The Lady Flyer


Set in Saplingville, Georgia, during the 1930’s, “The Lady Flyer” delivers a captivating tale of grit, determination, and pure stubbornness, as Lisbeth Douglas fights to make a name for herself in a profession that is dominated by men, many of whom believe women have no place around aircraft, let alone flying them. Lisbeth is different. She’s been trained as an aircraft mechanic by her coworker, and she was taught to fly by her brother who was a military fighter pilot. Lisbeth wishes to be like her idol, Amelia Earhart, and is willing to do anything she can to make it happen. When Yankee, Paul Williams, arrives at their small airport and uses it as the base of his operations, sparks fly between him and Lisbeth, but will his dismissive attitude towards her skills and dreams of being a pilot change? Or will his disbelief in her abilities extinguish the sparks before they have chance to catch fire?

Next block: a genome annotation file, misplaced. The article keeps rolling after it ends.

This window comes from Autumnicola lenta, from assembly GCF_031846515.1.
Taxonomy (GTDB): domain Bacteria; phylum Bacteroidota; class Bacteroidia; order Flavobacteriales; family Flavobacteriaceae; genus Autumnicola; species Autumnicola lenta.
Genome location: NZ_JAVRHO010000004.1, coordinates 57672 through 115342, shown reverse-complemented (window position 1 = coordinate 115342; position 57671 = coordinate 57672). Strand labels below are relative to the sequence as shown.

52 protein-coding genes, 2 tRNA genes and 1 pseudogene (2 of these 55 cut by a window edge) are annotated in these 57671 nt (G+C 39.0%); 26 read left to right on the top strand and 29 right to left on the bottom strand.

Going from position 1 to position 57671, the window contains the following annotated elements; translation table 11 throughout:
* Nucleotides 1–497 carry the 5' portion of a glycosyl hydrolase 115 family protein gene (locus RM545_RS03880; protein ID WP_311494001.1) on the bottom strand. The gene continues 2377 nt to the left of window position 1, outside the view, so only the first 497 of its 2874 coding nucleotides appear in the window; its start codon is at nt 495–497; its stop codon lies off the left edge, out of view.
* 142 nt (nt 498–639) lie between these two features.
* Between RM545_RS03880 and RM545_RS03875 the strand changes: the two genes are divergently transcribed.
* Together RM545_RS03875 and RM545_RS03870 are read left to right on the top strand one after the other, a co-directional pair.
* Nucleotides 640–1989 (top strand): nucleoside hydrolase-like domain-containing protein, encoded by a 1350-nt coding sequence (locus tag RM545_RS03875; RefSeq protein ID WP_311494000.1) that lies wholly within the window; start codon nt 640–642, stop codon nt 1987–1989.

Jane Lewis has crafted a truly engaging tale. Lisbeth is a strong heroine, her determination admirable. The gender-bias she faces seems historically accurate, and many a reader will be able to relate to it. The historical information about aircraft in the story is interesting, although a little overly detailed in some places. The chemistry between Paul and Lisbeth fairly crackles; readers will root for them to work things out. The story feels a little rushed in some places, and other spots could use a break indication, as one paragraph doesn’t immediately follow what’s come before. Besides that, “The Lady Flyer” is an enjoyable story that will leave readers with a smile on their faces.

Katy Nielsen